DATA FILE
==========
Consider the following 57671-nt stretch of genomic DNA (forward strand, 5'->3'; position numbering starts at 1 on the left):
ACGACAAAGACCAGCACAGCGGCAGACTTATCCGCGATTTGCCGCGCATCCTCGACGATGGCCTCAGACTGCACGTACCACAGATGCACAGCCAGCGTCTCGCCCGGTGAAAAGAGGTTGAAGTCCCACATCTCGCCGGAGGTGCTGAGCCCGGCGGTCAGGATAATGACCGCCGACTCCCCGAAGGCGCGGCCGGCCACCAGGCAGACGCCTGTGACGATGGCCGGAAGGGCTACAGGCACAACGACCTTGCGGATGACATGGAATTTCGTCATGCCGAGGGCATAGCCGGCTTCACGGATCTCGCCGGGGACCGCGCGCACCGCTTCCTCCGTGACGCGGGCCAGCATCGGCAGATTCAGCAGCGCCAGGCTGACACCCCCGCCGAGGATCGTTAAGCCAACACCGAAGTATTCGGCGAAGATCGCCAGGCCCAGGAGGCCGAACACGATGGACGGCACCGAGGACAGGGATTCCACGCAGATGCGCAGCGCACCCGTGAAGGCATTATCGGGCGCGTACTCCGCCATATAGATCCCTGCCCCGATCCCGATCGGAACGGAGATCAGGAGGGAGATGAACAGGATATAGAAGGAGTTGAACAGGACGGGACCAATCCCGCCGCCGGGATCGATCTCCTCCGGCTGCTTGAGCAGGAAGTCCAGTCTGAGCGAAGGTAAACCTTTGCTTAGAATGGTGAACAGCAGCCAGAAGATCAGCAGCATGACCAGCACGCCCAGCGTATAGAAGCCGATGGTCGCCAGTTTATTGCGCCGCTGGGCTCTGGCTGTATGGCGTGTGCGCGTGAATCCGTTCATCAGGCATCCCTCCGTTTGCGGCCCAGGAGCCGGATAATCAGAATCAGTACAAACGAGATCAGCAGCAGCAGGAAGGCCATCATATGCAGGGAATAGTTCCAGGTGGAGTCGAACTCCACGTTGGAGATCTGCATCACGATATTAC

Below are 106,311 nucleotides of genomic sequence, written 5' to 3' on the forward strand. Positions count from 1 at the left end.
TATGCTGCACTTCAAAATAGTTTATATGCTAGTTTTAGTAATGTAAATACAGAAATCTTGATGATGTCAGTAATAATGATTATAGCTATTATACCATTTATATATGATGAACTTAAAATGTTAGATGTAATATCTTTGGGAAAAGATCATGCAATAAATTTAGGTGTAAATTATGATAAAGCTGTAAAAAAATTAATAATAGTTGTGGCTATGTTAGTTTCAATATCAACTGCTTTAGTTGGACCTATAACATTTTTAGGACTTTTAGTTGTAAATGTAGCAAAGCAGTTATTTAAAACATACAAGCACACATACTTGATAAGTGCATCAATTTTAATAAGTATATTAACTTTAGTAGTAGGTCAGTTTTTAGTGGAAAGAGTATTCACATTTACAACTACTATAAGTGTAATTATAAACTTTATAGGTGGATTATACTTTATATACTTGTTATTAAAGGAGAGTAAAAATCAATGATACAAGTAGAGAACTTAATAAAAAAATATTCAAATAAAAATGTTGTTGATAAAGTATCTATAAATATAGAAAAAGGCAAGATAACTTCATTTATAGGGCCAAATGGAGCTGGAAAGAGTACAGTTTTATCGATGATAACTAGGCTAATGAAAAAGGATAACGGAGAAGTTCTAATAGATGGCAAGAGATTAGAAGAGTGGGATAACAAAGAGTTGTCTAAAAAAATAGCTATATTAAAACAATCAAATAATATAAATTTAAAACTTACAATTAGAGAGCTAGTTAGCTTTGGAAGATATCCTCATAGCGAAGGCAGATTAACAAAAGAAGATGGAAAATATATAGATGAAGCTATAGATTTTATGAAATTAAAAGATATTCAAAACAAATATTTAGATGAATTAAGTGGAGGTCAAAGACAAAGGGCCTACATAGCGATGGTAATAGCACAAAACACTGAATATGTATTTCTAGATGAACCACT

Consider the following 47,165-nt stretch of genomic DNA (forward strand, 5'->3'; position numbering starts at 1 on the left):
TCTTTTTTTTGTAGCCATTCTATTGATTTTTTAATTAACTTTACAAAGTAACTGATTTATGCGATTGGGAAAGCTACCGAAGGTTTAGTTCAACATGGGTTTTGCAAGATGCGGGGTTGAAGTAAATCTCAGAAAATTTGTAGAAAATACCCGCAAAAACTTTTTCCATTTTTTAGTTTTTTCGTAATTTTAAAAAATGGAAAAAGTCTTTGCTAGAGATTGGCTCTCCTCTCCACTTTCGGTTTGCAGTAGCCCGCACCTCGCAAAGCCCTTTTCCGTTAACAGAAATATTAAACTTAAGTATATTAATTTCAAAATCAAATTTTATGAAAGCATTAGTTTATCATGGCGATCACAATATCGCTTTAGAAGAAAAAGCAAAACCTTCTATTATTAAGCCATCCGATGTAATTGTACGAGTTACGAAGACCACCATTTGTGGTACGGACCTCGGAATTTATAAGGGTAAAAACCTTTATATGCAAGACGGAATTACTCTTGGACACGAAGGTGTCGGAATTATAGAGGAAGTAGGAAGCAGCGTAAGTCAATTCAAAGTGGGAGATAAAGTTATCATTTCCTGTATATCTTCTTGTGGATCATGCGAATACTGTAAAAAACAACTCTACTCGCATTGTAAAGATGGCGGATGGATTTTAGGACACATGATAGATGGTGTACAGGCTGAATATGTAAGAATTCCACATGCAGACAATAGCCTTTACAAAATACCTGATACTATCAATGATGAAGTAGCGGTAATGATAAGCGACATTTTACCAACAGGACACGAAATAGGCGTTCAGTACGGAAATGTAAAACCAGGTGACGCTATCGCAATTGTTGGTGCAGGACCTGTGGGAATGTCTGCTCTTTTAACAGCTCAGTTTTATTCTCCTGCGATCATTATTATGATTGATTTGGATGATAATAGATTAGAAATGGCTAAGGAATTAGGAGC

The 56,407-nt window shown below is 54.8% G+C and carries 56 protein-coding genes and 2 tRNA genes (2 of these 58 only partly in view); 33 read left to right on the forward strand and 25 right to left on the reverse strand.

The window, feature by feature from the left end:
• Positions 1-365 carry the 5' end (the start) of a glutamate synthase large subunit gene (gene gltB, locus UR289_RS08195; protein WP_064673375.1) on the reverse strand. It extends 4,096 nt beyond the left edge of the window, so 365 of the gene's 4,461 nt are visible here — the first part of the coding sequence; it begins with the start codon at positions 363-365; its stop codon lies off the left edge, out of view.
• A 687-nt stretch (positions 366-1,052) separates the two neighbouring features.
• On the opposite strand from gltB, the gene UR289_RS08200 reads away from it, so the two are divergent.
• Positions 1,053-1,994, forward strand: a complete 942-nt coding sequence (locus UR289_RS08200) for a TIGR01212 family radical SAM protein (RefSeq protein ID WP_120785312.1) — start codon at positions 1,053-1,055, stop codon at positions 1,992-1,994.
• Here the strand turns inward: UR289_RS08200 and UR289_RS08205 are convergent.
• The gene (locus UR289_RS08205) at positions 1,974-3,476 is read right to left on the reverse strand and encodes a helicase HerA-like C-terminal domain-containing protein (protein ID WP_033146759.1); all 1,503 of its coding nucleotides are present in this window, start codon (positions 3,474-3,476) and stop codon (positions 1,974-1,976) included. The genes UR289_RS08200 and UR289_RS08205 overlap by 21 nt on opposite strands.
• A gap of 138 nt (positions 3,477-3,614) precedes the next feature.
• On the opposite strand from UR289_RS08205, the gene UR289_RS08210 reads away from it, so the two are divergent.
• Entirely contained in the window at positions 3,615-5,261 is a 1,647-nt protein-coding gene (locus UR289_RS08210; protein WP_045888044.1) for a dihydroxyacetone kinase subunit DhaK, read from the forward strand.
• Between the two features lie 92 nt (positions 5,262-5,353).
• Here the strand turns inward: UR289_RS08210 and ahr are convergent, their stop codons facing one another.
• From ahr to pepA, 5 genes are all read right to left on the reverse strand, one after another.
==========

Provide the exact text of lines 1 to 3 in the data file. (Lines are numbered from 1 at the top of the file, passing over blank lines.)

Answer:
Consider the following 57671-nt stretch of genomic DNA (forward strand, 5'->3'; position numbering starts at 1 on the left):
ACGACAAAGACCAGCACAGCGGCAGACTTATCCGCGATTTGCCGCGCATCCTCGACGATGGCCTCAGACTGCACGTACCACAGATGCACAGCCAGCGTCTCGCCCGGTGAAAAGAGGTTGAAGTCCCACATCTCGCCGGAGGTGCTGAGCCCGGCGGTCAGGATAATGACCGCCGACTCCCCGAAGGCGCGGCCGGCCACCAGGCAGACGCCTGTGACGATGGCCGGAAGGGCTACAGGCACAACGACCTTGCGGATGACATGGAATTTCGTCATGCCGAGGGCATAGCCGGCTTCACGGATCTCGCCGGGGACCGCGCGCACCGCTTCCTCCGTGACGCGGGCCAGCATCGGCAGATTCAGCAGCGCCAGGCTGACACCCCCGCCGAGGATCGTTAAGCCAACACCGAAGTATTCGGCGAAGATCGCCAGGCCCAGGAGGCCGAACACGATGGACGGCACCGAGGACAGGGATTCCACGCAGATGCGCAGCGCACCCGTGAAGGCATTATCGGGCGCGTACTCCGCCATATAGATCCCTGCCCCGATCCCGATCGGAACGGAGATCAGGAGGGAGATGAACAGGATATAGAAGGAGTTGAACAGGACGGGACCAATCCCGCCGCCGGGATCGATCTCCTCCGGCTGCTTGAGCAGGAAGTCCAGTCTGAGCGAAGGTAAACCTTTGCTTAGAATGGTGAACAGCAGCCAGAAGATCAGCAGCATGACCAGCACGCCCAGCGTATAGAAGCCGATGGTCGCCAGTTTATTGCGCCGCTGGGCTCTGGCTGTATGGCGTGTGCGCGTGAATCCGTTCATCAGGCATCCCTCCGTTTGCGGCCCAGGAGCCGGATAATCAGAATCAGTACAAACGAGATCAGCAGCAGCAGGAAGGCCATCATATGCAGGGAATAGTTCCAGGTGGAGTCGAACTCCACGTTGGAGATCTGCATCACGATATTAC

Below are 106,311 nucleotides of genomic sequence, written 5' to 3' on the forward strand. Positions count from 1 at the left end.